Measuring free chlorine and chlorine dioxide independently of each other is quite a challenge, given their chemical similarities. Many sensors struggle to differentiate between the two measurands, but did you know that…
Limitations of Typical Sensors
…many chlorine probes suffer from interference in the presence of chlorine dioxide?
…DPD1 will read both chlorine and chlorine dioxide?
…you can have accurate chlorine dioxide control in water where chlorine is present?
Free chlorine and chlorine dioxide are both oxidants used for disinfection in water. Each act differently as a disinfectant but are measured in almost the same way; with an electrochemical sensor or with an online DPD sensor. It is sometimes beneficial to have both disinfectants in the water at the same time, particularly when chlorine dioxide is being added to mains water.
In most non-membraned (and some membraned) amperometric sensors, oxidants are detected by a current produced at the working electrode, at a particular voltage. The same technology can effectively be ‘tuned’ to different oxidisers by varying the voltage. Lots of oxidants are measurable over a range of voltages, and sometimes those response curves overlap.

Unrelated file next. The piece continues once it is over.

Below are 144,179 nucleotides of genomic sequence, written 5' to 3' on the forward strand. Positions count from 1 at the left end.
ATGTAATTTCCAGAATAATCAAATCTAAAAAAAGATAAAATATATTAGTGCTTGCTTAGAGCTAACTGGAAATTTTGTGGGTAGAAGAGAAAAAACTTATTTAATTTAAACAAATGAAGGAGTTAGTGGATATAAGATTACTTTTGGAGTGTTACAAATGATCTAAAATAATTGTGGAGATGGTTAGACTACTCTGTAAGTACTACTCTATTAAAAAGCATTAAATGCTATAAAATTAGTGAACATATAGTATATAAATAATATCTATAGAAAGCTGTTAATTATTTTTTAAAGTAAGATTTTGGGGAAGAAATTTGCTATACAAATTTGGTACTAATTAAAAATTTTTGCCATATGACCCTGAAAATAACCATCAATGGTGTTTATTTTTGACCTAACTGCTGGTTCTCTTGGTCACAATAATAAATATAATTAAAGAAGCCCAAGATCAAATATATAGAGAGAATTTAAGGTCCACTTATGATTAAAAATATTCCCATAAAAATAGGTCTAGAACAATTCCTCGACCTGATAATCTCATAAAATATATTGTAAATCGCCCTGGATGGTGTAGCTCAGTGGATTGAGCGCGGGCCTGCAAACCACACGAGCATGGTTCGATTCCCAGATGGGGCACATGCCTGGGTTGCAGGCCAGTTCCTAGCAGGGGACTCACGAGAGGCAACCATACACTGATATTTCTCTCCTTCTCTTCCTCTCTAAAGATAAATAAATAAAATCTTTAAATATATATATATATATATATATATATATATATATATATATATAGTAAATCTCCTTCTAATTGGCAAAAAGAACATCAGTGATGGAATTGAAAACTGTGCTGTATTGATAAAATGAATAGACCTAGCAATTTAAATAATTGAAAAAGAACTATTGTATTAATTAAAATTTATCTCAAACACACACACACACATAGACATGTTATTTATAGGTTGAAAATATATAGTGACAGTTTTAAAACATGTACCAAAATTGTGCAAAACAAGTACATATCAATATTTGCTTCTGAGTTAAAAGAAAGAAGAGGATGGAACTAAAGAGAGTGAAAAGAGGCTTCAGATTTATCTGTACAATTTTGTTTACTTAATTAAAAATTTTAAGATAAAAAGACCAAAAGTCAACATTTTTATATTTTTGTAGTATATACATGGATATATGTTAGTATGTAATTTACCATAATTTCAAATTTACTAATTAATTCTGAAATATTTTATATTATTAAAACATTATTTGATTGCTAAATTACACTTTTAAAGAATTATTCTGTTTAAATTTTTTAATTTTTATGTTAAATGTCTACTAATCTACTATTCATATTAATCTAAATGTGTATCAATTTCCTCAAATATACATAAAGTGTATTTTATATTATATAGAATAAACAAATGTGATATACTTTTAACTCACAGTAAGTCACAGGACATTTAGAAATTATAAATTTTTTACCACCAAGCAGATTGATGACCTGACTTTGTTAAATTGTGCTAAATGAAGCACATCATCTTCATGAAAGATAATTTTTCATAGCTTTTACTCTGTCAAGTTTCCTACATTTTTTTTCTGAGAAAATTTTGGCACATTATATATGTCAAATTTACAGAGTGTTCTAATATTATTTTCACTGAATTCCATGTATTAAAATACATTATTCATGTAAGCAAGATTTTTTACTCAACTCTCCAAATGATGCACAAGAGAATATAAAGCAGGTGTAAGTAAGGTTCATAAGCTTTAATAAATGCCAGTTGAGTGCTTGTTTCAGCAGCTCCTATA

The graph shows that at almost any voltage where you can measure free chlorine, the chlorine dioxide curve overlaps with the chlorine one. This means it can be very difficult to find a probe that measures free chlorine, but doesn’t measure chlorine dioxide. Although these response curves can shift depending on probe design, electrode material and other factors, it is very difficult to engineer a response curve that gives a good signal for free chlorine but not for chlorine dioxide.
The DioSense Membraned chlorine dioxide sensor from Pi is not susceptible to interference by free chlorine. This means that the DioSense Membraned sensor can be used in conjunction with Pi’s HaloSense free chlorine sensor, to measure chlorine dioxide and free chlorine independently of each other in the same application, on Pi’s CRONOS® or CRIUS® analyser. The analyser takes the signal from the free chlorine probe, which does have a known interference from chlorine dioxide (1ppm of chlorine dioxide will show up as 0.75ppm of chlorine). The normalised signal from the chlorine dioxide sensor can then be removed.